But I was no Kenyan. Our team was a collection of all sorts of individuals wanting to try something new. Shop jocks, battered football players, and guys typically at the wrong end of the pecking order made up the roster. Our coach was a young guy who's job was to watch over students serving suspensions. Essentially no one had a clue, so we jogged a few miles and did wind sprints. After two weeks of this, I could see Fred (a senior who ran the 880 in track and last name was McMurray) and I were probably the better runners because of our speed. We would run our first dual meet against Union HS on their course. All day at school I had butterflies thinking about the upcoming race. I'm sure the newness of it all played a part, but I was more jacked up over the pain one had to face. If the two weeks taught me anything it was to be up front meant to suffer. I did not want to fail.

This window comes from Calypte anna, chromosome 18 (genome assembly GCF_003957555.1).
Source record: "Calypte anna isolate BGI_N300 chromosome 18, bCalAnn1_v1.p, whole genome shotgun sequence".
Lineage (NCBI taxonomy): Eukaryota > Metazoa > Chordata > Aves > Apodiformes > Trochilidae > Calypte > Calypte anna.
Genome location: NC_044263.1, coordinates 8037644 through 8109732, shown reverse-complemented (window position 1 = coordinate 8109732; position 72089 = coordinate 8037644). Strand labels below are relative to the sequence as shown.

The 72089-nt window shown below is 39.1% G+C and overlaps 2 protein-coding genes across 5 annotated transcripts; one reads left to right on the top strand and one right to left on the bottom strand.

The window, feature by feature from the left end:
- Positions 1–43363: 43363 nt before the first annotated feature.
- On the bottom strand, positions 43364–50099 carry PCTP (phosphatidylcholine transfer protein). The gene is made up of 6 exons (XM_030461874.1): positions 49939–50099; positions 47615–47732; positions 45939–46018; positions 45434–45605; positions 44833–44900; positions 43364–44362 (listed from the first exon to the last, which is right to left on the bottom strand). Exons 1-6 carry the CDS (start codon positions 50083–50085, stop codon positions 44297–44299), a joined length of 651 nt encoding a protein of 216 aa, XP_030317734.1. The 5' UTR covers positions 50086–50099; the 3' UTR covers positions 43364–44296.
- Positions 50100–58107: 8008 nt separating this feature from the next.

Flying your HS colors is an awesome honor. The year is '76 and soon I will turn 15 years old. I'd grown up watching all the older neighborhood kids play varsity. Now it was my turn and as we walked over the course at Union it occurred to me that 3 miles was a long way to sprint. That's the only strategy we basically knew. Go out with the leaders and stay up front as long as you can. It was that simple. I tied my white Puma sprinters spikes to my feet and got ready to strap it down. No advice, no pep talk, no strategy discussion on what was about to take place. In modern terms, "Grip it and rip it."